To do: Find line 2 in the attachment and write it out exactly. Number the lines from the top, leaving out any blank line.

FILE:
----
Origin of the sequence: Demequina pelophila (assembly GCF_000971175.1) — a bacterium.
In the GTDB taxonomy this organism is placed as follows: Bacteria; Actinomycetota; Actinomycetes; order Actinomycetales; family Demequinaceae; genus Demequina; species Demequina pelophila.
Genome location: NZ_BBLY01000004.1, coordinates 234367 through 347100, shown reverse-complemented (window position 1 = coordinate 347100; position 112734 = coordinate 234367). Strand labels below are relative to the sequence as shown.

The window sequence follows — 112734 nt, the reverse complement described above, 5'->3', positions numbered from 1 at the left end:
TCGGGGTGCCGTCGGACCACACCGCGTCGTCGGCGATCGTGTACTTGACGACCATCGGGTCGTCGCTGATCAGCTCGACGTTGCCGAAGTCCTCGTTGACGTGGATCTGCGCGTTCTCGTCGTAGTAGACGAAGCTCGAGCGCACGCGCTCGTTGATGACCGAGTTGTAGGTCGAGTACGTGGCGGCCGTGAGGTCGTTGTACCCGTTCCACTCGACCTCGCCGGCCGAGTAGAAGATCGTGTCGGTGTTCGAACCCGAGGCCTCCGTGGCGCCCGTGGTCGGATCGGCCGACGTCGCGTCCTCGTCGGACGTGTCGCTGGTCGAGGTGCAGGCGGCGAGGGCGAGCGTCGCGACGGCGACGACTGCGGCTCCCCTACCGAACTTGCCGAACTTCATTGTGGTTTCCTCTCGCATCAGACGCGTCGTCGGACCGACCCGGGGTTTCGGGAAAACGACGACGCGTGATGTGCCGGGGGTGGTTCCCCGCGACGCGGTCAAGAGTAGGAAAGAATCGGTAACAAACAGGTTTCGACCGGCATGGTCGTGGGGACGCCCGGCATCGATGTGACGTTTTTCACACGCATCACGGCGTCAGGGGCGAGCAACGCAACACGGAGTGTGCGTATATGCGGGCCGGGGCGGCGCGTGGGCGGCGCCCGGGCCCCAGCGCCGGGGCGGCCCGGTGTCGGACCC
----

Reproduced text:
In the GTDB taxonomy this organism is placed as follows: Bacteria; Actinomycetota; Actinomycetes; order Actinomycetales; family Demequinaceae; genus Demequina; species Demequina pelophila.